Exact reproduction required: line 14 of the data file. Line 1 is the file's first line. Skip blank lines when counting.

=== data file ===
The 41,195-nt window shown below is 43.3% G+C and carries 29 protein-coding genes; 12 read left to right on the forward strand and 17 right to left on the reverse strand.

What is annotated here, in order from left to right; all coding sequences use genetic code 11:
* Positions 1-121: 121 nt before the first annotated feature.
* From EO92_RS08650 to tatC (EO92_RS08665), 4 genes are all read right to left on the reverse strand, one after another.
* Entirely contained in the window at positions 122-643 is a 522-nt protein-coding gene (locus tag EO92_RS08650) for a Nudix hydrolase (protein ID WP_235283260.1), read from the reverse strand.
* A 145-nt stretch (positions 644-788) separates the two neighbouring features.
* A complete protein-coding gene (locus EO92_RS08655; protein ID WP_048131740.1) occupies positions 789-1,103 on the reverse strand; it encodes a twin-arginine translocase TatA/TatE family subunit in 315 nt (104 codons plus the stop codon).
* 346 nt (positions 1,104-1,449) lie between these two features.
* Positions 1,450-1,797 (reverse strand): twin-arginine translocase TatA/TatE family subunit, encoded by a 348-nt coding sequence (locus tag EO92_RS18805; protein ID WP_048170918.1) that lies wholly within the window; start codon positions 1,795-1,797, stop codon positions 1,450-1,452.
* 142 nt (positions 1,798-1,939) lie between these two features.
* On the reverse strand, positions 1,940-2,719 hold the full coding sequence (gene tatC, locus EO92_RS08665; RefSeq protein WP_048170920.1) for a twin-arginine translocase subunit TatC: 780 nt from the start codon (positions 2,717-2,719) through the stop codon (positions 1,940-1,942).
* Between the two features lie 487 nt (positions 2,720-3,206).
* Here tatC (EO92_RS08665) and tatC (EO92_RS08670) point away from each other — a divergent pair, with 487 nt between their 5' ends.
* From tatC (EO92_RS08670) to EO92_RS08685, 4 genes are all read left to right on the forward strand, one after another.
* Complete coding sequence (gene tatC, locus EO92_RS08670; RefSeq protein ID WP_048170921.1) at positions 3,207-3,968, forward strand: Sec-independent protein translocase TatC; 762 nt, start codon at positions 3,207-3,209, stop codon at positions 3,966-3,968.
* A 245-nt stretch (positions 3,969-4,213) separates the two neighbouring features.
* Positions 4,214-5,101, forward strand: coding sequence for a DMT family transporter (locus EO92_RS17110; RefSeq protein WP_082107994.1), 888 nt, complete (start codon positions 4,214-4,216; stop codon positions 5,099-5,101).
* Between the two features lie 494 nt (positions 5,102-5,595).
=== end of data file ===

* From tatC (EO92_RS08670) to EO92_RS08685, 4 genes are all read left to right on the forward strand, one after another.